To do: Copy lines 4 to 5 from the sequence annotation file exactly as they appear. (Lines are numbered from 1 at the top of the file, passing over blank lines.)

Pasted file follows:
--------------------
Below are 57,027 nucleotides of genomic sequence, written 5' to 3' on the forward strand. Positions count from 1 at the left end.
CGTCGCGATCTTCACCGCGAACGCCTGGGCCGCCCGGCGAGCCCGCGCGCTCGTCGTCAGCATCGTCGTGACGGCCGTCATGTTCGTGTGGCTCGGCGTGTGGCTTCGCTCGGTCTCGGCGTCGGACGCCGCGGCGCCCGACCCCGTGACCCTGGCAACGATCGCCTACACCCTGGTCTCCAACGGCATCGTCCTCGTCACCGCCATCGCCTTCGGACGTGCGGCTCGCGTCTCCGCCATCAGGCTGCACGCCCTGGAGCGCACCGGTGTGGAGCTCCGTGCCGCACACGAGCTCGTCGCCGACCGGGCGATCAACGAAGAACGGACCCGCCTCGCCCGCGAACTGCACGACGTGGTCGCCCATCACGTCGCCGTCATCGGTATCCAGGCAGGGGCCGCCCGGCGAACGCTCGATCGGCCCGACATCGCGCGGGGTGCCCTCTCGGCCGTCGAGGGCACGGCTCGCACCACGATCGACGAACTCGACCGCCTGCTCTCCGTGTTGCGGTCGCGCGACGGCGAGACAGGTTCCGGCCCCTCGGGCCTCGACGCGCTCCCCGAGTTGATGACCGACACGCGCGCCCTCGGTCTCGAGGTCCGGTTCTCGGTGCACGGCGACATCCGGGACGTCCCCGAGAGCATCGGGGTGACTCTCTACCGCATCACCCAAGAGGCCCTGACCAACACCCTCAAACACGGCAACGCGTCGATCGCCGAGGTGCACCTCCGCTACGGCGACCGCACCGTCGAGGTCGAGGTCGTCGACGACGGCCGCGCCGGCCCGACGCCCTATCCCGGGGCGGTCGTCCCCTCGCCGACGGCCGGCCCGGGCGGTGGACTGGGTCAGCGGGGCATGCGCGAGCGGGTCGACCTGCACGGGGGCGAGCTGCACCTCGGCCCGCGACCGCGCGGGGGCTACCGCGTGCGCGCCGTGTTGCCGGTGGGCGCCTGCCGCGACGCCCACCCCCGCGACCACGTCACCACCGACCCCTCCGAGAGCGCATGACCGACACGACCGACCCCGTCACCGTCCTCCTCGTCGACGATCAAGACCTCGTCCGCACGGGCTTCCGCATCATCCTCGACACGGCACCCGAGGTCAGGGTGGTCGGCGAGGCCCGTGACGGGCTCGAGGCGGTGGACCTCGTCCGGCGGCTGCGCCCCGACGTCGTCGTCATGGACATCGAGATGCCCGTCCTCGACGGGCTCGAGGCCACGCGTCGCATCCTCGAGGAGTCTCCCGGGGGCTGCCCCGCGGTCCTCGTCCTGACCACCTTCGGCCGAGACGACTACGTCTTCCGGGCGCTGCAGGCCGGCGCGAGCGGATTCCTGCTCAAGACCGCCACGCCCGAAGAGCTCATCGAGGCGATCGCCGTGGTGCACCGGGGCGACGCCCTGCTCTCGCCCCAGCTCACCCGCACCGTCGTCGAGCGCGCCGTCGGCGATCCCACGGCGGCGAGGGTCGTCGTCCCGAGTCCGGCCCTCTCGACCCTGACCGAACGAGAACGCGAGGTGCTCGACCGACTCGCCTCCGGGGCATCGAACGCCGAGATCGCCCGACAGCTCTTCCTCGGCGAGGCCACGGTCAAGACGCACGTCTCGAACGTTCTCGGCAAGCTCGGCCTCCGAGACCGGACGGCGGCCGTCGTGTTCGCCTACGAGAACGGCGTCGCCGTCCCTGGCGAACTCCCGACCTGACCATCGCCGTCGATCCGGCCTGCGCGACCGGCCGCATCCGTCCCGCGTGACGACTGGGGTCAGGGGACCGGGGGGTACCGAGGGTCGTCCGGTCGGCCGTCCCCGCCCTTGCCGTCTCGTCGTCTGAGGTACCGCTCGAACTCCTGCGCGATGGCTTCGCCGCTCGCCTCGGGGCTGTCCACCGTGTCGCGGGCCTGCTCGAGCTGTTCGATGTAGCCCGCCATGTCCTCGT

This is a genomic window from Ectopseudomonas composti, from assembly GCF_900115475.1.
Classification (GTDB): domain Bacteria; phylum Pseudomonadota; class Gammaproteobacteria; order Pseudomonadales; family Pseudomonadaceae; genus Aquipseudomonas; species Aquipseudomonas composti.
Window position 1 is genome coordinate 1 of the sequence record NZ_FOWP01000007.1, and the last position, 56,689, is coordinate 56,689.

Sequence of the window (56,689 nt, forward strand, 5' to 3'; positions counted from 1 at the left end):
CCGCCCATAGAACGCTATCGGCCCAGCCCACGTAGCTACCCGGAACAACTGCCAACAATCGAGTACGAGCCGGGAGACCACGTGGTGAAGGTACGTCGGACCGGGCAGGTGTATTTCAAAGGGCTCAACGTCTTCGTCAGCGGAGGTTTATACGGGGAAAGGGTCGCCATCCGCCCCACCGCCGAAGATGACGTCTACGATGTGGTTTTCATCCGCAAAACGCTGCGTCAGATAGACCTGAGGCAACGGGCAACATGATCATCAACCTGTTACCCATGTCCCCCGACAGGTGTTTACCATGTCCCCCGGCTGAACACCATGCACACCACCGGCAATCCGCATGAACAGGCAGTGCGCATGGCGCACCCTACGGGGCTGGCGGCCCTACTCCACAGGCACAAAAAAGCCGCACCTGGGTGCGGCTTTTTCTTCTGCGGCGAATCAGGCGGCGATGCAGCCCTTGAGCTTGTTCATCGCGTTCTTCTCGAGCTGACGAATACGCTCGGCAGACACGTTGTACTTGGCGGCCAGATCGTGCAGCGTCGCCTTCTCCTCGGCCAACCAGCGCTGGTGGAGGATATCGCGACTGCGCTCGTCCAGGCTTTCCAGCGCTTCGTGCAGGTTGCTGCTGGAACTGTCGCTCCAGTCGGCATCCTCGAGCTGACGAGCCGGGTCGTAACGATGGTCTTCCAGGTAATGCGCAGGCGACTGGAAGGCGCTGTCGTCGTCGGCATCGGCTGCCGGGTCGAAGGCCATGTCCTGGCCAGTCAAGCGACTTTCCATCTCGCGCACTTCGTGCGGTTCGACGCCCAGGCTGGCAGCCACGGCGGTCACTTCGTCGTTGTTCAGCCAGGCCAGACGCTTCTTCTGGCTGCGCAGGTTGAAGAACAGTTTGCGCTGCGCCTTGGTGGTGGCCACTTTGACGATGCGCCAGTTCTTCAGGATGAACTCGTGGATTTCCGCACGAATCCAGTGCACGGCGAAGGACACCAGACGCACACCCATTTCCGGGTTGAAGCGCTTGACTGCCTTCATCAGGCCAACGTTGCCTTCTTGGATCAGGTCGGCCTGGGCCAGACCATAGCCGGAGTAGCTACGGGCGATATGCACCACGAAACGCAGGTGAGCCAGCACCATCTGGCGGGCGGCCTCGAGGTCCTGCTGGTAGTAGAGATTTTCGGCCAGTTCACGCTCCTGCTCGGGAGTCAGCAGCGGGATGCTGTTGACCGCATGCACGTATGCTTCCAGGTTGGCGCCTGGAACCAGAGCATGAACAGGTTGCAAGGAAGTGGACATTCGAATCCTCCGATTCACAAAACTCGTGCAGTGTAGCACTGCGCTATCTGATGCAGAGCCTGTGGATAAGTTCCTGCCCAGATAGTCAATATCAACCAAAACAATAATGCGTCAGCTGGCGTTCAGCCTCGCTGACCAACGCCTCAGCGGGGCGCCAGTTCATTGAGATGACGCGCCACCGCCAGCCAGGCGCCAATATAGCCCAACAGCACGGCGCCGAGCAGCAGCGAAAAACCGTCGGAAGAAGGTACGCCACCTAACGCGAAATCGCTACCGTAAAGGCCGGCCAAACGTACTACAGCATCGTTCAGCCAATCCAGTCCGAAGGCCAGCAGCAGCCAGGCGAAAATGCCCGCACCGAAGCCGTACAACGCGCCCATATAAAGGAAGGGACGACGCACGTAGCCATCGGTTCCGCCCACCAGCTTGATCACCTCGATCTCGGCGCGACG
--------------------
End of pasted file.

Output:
Classification (GTDB): domain Bacteria; phylum Pseudomonadota; class Gammaproteobacteria; order Pseudomonadales; family Pseudomonadaceae; genus Aquipseudomonas; species Aquipseudomonas composti.
Window position 1 is genome coordinate 1 of the sequence record NZ_FOWP01000007.1, and the last position, 56,689, is coordinate 56,689.